Five years in jail for frenzied stabbing of GAA star

A Mayo man who stabbed Dublin GAA star Jonny Cooper hours after attacking a taxi driver has been given a seven-year sentence with the final two years suspended.

Five years in jail for frenzied stabbing of GAA star

Mark Lavelle, 32, was on the drug crystal meth when he carried out the frenzied and unprovoked attack.

Lavelle, originally from Bollingbrook, Swinford, but with an address at Basin St, Dublin, pleaded guilty at Dublin Circuit Criminal Court to assault causing harm to the Dublin and Na Fianna footballer at around 5am on September 20, 2014 at Dorset St Upper in Dublin.

He also admitted to the assault causing harm to Thomas Smith at Kennelsfort Rd Upper in Palmerstown at around 2am and to hijacking Mr Smith’s car.

Mr Cooper received nine stab wounds to his forehead, eyelid, and neck area and spent one night in hospital.

He had no recollection of the assault and gardaí were called to the scene after a passing taxi driver noticed the footballer stumbling along Dorset St with his back covered in blood.

Officers followed a trail of blood from where they met Mr Cooper to a nearby chipper and secured CCTV footage from the restaurant.

Lawyers for Lavelle said he suffered from a mental disorder and required anti-psychotic medication. He had been in contact with the State’s psychiatric services since his mid-teens.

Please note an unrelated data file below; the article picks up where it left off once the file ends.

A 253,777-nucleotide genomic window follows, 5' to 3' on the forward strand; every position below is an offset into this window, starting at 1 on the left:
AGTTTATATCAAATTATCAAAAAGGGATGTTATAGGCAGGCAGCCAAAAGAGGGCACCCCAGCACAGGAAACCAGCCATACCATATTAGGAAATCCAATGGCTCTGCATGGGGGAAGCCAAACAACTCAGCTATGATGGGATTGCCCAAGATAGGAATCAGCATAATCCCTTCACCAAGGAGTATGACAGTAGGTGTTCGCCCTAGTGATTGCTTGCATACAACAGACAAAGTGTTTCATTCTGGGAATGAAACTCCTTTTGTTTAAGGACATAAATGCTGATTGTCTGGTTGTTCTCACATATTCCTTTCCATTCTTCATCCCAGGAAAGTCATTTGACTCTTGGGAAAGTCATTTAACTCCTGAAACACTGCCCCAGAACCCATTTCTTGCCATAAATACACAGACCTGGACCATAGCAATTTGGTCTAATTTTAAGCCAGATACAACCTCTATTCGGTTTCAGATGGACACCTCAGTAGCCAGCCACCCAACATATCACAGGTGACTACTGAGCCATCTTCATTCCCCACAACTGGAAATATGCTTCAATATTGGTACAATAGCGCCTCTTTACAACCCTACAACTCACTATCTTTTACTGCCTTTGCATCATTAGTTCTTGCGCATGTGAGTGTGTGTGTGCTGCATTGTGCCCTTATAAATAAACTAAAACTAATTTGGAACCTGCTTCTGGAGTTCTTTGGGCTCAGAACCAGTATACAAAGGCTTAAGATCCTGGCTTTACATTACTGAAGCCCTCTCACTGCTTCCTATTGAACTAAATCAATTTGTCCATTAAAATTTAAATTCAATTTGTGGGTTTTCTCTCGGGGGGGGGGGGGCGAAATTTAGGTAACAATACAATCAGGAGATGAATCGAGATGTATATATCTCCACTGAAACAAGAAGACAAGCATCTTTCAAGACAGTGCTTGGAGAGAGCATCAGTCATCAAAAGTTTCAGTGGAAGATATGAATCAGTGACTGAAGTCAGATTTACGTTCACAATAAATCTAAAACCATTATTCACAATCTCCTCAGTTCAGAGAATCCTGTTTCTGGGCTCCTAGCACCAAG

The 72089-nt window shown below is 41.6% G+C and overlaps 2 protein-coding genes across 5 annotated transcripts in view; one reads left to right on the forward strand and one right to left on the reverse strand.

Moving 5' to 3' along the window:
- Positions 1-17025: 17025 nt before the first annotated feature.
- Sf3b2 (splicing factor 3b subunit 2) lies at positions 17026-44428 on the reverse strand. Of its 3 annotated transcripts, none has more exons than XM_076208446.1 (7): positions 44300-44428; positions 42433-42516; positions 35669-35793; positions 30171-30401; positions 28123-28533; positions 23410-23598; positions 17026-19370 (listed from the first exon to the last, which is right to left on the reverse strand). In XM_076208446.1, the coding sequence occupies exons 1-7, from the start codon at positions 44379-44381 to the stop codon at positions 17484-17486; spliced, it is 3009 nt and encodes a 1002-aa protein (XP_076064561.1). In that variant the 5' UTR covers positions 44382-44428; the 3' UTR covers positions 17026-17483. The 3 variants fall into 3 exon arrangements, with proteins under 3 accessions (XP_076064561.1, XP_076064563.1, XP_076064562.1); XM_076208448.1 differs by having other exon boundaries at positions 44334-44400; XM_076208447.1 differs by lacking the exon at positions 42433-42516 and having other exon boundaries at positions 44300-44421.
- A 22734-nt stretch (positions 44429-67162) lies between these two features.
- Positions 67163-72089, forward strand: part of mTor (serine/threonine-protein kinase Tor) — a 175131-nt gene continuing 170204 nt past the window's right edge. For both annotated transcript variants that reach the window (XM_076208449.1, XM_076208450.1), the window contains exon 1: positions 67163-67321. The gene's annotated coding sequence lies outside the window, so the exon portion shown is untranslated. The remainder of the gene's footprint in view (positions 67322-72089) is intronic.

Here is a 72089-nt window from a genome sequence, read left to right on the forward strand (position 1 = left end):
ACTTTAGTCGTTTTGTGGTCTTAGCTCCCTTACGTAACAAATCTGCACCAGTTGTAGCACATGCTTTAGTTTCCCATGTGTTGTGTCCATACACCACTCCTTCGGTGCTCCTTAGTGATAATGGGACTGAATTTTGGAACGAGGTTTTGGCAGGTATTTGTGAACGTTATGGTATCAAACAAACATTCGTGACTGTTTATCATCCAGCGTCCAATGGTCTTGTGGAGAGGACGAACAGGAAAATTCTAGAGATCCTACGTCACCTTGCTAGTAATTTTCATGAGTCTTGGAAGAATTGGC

His 62 previous convictions include assaults, criminal damage, possession of knives, possession of drugs, burglary, robbery, violent behaviour in a garda station, trespass, public order, and altering a prescription.

Judge Martin Nolan yesterday said Lavelle was a “danger to society” and seemed to be unable to stop himself becoming involved in crime or escape from his psychiatric difficulties.

He said this presented serious difficulties to the criminal justice system which had to use the “blunt tools” available to it such as imprisonment.

Patrick Marrinan SC, defending, said that, for most of his life his client has been homeless, begging on the streets, abusing drugs, or in custody.

He said Lavelle became abusing alcohol at the age of 10 and moved into more serious drugs in his teens. On the night in question he was taking crystal meth, Mr Marrinan said.

Judge Nolan

imposed two sentences of three and a half years to run consecutively. He said this unusual step was by reason of the seriousness of the offences and Lavelle’s previous history. He suspended the final two years of the total sentence on strict conditions.

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